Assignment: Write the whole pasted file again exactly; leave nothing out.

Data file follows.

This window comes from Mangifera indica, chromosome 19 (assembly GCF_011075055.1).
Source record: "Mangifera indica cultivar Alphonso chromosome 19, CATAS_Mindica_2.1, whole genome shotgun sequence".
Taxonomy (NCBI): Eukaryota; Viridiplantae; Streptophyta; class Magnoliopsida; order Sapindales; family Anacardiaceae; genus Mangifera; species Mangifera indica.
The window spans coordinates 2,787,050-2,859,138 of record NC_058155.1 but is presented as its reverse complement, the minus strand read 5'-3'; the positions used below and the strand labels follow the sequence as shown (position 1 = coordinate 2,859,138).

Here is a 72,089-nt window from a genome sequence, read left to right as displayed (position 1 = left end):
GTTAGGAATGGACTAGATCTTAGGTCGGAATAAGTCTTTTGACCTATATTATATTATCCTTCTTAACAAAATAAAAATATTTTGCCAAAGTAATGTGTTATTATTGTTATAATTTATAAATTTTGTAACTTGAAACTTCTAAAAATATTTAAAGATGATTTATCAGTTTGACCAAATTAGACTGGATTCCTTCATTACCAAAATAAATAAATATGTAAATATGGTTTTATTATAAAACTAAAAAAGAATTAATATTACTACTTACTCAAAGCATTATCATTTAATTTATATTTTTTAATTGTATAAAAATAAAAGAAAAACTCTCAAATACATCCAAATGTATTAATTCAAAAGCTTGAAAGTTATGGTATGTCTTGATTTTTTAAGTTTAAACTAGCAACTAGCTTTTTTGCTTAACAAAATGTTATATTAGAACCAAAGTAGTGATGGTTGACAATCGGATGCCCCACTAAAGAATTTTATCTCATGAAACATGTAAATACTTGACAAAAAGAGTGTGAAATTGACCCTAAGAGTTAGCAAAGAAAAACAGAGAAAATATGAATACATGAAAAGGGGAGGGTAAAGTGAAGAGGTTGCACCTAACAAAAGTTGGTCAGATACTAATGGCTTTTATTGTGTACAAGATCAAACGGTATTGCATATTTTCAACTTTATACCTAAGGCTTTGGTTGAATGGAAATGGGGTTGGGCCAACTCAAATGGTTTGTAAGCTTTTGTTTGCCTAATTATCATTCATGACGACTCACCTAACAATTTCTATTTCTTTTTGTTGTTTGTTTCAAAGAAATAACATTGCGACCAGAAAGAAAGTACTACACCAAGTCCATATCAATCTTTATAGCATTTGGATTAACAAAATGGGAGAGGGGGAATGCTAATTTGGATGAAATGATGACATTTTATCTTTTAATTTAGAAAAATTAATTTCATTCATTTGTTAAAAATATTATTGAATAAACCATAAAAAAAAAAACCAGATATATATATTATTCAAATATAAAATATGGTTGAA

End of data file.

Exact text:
This window comes from Mangifera indica, chromosome 19 (assembly GCF_011075055.1).
Source record: "Mangifera indica cultivar Alphonso chromosome 19, CATAS_Mindica_2.1, whole genome shotgun sequence".
Taxonomy (NCBI): Eukaryota; Viridiplantae; Streptophyta; class Magnoliopsida; order Sapindales; family Anacardiaceae; genus Mangifera; species Mangifera indica.
The window spans coordinates 2,787,050-2,859,138 of record NC_058155.1 but is presented as its reverse complement, the minus strand read 5'-3'; the positions used below and the strand labels follow the sequence as shown (position 1 = coordinate 2,859,138).

Here is a 72,089-nt window from a genome sequence, read left to right as displayed (position 1 = left end):
GTTAGGAATGGACTAGATCTTAGGTCGGAATAAGTCTTTTGACCTATATTATATTATCCTTCTTAACAAAATAAAAATATTTTGCCAAAGTAATGTGTTATTATTGTTATAATTTATAAATTTTGTAACTTGAAACTTCTAAAAATATTTAAAGATGATTTATCAGTTTGACCAAATTAGACTGGATTCCTTCATTACCAAAATAAATAAATATGTAAATATGGTTTTATTATAAAACTAAAAAAGAATTAATATTACTACTTACTCAAAGCATTATCATTTAATTTATATTTTTTAATTGTATAAAAATAAAAGAAAAACTCTCAAATACATCCAAATGTATTAATTCAAAAGCTTGAAAGTTATGGTATGTCTTGATTTTTTAAGTTTAAACTAGCAACTAGCTTTTTTGCTTAACAAAATGTTATATTAGAACCAAAGTAGTGATGGTTGACAATCGGATGCCCCACTAAAGAATTTTATCTCATGAAACATGTAAATACTTGACAAAAAGAGTGTGAAATTGACCCTAAGAGTTAGCAAAGAAAAACAGAGAAAATATGAATACATGAAAAGGGGAGGGTAAAGTGAAGAGGTTGCACCTAACAAAAGTTGGTCAGATACTAATGGCTTTTATTGTGTACAAGATCAAACGGTATTGCATATTTTCAACTTTATACCTAAGGCTTTGGTTGAATGGAAATGGGGTTGGGCCAACTCAAATGGTTTGTAAGCTTTTGTTTGCCTAATTATCATTCATGACGACTCACCTAACAATTTCTATTTCTTTTTGTTGTTTGTTTCAAAGAAATAACATTGCGACCAGAAAGAAAGTACTACACCAAGTCCATATCAATCTTTATAGCATTTGGATTAACAAAATGGGAGAGGGGGAATGCTAATTTGGATGAAATGATGACATTTTATCTTTTAATTTAGAAAAATTAATTTCATTCATTTGTTAAAAATATTATTGAATAAACCATAAAAAAAAAAACCAGATATATATATTATTCAAATATAAAATATGGTTGAA